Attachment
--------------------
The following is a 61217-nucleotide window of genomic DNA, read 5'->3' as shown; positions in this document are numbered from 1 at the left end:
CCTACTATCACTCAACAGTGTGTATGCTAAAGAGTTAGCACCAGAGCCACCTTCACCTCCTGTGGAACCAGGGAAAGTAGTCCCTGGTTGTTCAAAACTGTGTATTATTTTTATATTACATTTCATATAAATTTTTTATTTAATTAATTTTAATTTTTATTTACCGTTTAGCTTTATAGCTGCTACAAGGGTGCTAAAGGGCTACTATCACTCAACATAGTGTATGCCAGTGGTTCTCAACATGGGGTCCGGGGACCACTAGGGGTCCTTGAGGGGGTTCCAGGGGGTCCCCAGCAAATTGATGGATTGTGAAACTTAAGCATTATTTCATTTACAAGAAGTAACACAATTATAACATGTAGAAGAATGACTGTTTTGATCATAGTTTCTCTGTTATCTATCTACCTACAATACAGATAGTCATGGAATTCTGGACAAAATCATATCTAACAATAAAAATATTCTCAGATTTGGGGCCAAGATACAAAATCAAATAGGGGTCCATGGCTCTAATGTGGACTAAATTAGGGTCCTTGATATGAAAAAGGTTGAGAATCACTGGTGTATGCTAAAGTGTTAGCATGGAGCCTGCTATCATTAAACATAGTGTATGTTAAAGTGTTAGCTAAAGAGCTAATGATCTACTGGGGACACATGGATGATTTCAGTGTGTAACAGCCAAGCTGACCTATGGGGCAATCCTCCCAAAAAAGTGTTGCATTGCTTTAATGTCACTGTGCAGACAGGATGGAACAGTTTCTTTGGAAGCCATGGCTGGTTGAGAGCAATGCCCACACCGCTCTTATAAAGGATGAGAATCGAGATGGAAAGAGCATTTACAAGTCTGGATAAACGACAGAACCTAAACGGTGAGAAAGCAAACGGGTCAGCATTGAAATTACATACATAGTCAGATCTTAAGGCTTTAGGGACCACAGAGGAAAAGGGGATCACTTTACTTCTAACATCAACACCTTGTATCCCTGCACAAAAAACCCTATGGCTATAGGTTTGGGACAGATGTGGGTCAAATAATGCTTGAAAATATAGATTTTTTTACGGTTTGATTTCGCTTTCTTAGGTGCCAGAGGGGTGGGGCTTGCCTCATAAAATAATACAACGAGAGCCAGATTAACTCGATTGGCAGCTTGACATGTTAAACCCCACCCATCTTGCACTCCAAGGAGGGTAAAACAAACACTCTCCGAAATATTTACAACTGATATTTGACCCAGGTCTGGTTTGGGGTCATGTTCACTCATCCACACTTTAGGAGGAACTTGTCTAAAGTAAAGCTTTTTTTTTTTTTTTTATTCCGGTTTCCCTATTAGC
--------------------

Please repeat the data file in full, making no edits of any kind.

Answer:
The following is a 61217-nucleotide window of genomic DNA, read 5'->3' as shown; positions in this document are numbered from 1 at the left end:
CCTACTATCACTCAACAGTGTGTATGCTAAAGAGTTAGCACCAGAGCCACCTTCACCTCCTGTGGAACCAGGGAAAGTAGTCCCTGGTTGTTCAAAACTGTGTATTATTTTTATATTACATTTCATATAAATTTTTTATTTAATTAATTTTAATTTTTATTTACCGTTTAGCTTTATAGCTGCTACAAGGGTGCTAAAGGGCTACTATCACTCAACATAGTGTATGCCAGTGGTTCTCAACATGGGGTCCGGGGACCACTAGGGGTCCTTGAGGGGGTTCCAGGGGGTCCCCAGCAAATTGATGGATTGTGAAACTTAAGCATTATTTCATTTACAAGAAGTAACACAATTATAACATGTAGAAGAATGACTGTTTTGATCATAGTTTCTCTGTTATCTATCTACCTACAATACAGATAGTCATGGAATTCTGGACAAAATCATATCTAACAATAAAAATATTCTCAGATTTGGGGCCAAGATACAAAATCAAATAGGGGTCCATGGCTCTAATGTGGACTAAATTAGGGTCCTTGATATGAAAAAGGTTGAGAATCACTGGTGTATGCTAAAGTGTTAGCATGGAGCCTGCTATCATTAAACATAGTGTATGTTAAAGTGTTAGCTAAAGAGCTAATGATCTACTGGGGACACATGGATGATTTCAGTGTGTAACAGCCAAGCTGACCTATGGGGCAATCCTCCCAAAAAAGTGTTGCATTGCTTTAATGTCACTGTGCAGACAGGATGGAACAGTTTCTTTGGAAGCCATGGCTGGTTGAGAGCAATGCCCACACCGCTCTTATAAAGGATGAGAATCGAGATGGAAAGAGCATTTACAAGTCTGGATAAACGACAGAACCTAAACGGTGAGAAAGCAAACGGGTCAGCATTGAAATTACATACATAGTCAGATCTTAAGGCTTTAGGGACCACAGAGGAAAAGGGGATCACTTTACTTCTAACATCAACACCTTGTATCCCTGCACAAAAAACCCTATGGCTATAGGTTTGGGACAGATGTGGGTCAAATAATGCTTGAAAATATAGATTTTTTTACGGTTTGATTTCGCTTTCTTAGGTGCCAGAGGGGTGGGGCTTGCCTCATAAAATAATACAACGAGAGCCAGATTAACTCGATTGGCAGCTTGACATGTTAAACCCCACCCATCTTGCACTCCAAGGAGGGTAAAACAAACACTCTCCGAAATATTTACAACTGATATTTGACCCAGGTCTGGTTTGGGGTCATGTTCACTCATCCACACTTTAGGAGGAACTTGTCTAAAGTAAAGCTTTTTTTTTTTTTTTTATTCCGGTTTCCCTATTAGC